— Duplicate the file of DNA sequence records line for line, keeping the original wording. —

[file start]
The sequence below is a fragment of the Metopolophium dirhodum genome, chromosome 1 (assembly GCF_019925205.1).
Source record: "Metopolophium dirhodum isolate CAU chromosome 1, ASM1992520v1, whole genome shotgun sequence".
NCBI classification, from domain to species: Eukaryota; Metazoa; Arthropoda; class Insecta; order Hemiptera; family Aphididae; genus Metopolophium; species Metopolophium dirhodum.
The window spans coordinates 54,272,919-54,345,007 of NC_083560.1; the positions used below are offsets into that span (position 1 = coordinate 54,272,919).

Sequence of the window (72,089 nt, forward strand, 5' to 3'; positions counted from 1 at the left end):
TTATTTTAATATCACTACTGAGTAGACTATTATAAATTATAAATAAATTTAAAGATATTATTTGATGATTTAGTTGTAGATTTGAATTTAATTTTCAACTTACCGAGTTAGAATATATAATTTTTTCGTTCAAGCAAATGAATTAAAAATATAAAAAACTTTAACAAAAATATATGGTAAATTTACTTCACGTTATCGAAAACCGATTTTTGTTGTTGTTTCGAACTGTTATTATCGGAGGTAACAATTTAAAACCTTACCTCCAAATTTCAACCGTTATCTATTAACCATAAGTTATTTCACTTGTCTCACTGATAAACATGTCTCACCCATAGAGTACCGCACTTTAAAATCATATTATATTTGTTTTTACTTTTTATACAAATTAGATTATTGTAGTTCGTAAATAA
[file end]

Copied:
The sequence below is a fragment of the Metopolophium dirhodum genome, chromosome 1 (assembly GCF_019925205.1).
Source record: "Metopolophium dirhodum isolate CAU chromosome 1, ASM1992520v1, whole genome shotgun sequence".
NCBI classification, from domain to species: Eukaryota; Metazoa; Arthropoda; class Insecta; order Hemiptera; family Aphididae; genus Metopolophium; species Metopolophium dirhodum.
The window spans coordinates 54,272,919-54,345,007 of NC_083560.1; the positions used below are offsets into that span (position 1 = coordinate 54,272,919).

Sequence of the window (72,089 nt, forward strand, 5' to 3'; positions counted from 1 at the left end):
TTATTTTAATATCACTACTGAGTAGACTATTATAAATTATAAATAAATTTAAAGATATTATTTGATGATTTAGTTGTAGATTTGAATTTAATTTTCAACTTACCGAGTTAGAATATATAATTTTTTCGTTCAAGCAAATGAATTAAAAATATAAAAAACTTTAACAAAAATATATGGTAAATTTACTTCACGTTATCGAAAACCGATTTTTGTTGTTGTTTCGAACTGTTATTATCGGAGGTAACAATTTAAAACCTTACCTCCAAATTTCAACCGTTATCTATTAACCATAAGTTATTTCACTTGTCTCACTGATAAACATGTCTCACCCATAGAGTACCGCACTTTAAAATCATATTATATTTGTTTTTACTTTTTATACAAATTAGATTATTGTAGTTCGTAAATAA